Parents' Guide to

Russian Doll

By Joyce Slaton, Common Sense Media Reviewer

age 16+

Drugs, sex, language, strong women in terrific show.

TV Netflix Drama 2019
Russian Doll Poster Image

A Lot or a Little?

What you will—and won't—find in this TV show.

Community Reviews

age 15+

Based on 3 parent reviews

age 16+

One show just for the adults

It's a great show but completely unsuitable for under 16s. There is constant smoking and drug taking, sex and cheating, alcohol abuse, suicide and the leads die in many different ways. There is little showing of the consequence of these negative actions. While the message of the series is a positive one it does also normalise a lot of behaviours that children should be shielded from until they are mature enough.
age 12+

Entertaining, yet Educating.

A sort of 'Happy Death Day' show with less scares and more substance abuse. The main character despite first appearing as obnoxious later shows to be a great strong female lead. She's smart, funny, beautiful and edgy and a glimpse into her life educates the audience on the darness that pollutes some peoples lives. Overall Great show however there is often violence,sex, cussing and substance abuse to add to the effect of her dark comedy.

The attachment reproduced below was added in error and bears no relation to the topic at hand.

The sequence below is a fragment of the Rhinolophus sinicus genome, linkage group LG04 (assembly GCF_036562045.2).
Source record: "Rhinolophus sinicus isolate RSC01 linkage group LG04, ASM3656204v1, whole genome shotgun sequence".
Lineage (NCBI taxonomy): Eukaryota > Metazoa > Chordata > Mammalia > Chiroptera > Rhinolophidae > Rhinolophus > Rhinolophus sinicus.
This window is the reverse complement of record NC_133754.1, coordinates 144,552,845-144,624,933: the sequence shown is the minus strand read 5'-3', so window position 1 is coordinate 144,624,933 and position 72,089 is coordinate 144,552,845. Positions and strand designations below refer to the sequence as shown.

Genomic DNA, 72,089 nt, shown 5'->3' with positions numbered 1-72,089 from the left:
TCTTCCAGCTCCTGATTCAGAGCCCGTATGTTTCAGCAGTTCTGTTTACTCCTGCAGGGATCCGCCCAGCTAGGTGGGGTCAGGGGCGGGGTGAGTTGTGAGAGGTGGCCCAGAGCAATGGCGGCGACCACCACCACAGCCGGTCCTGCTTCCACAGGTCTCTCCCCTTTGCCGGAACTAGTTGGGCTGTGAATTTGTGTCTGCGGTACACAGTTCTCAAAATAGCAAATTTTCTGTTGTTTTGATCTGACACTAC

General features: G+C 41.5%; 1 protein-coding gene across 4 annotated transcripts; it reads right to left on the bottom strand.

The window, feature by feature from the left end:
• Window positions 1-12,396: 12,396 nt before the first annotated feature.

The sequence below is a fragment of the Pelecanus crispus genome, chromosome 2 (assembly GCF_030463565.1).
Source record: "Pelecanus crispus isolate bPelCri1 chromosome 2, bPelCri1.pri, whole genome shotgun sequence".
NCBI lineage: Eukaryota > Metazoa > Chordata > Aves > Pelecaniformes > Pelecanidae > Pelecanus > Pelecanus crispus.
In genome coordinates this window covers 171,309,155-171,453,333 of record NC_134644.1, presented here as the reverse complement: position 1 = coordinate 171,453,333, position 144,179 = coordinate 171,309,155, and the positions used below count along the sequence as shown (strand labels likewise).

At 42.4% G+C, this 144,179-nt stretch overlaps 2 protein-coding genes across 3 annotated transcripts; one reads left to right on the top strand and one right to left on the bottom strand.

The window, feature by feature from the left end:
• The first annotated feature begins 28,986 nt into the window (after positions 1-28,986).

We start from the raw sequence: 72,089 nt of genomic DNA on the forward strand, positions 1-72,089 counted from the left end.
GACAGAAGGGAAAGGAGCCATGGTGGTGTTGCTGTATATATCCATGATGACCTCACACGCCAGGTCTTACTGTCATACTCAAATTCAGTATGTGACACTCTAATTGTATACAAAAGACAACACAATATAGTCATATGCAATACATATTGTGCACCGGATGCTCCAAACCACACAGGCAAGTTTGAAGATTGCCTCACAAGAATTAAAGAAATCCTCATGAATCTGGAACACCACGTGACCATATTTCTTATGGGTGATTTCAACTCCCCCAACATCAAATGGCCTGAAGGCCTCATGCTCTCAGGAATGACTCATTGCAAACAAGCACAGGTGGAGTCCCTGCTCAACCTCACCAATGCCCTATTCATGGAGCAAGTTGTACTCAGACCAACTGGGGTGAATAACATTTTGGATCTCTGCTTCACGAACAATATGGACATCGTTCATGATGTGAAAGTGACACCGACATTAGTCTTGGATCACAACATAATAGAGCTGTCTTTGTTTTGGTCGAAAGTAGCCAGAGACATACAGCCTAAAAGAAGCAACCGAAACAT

Is It Any Good?

Our review:
Parents say (3 ):
Kids say (9 ):

By turns funny, scary, and surprisingly profound, this wild mix of black comedy and tense drama is unlike any other -- and it's better the less you know. Suffice it to say that Nadia is a wisecracking smart NYC character in the mold of Abbi and Ilana, but she's dealing with far heavier situations and questions. There's a central mystery to her life that emerges more strongly as the season goes on -- and shifts in tone and time -- but for a while we just get to enjoy watching this singular woman relate to her friends and colleagues, who are all in delightfully different situations and stations: artist friend Lizzy (Rebecca Henderson), last seen heading off to make "blood jelly" for an art performance about a religious protestor, Ruth (Elizabeth Ashley), her therapist aunt who works with traumatized patients, the homeless man Horse (Brendan Sexton III) who may hold the key to Nadia's problem.

New York itself emerges as a terrifically quirky character too, with Nadia running uptown and downtown seeking answers at synagogues and underground drug labs and bodegas. It's clear that Lyonne (who co-wrote and -created Russian Doll along with Amy Poehler and indie director Leslye Headland) has deep affection for her city -- and a love of a great line, most of which belong to her in her show. When Max answers a call with an impromptu lecture on Dolores Huerta, Nadia asks "Is this some sort of a Wikipedia-sponsored voicemail greeting?"

TV Details

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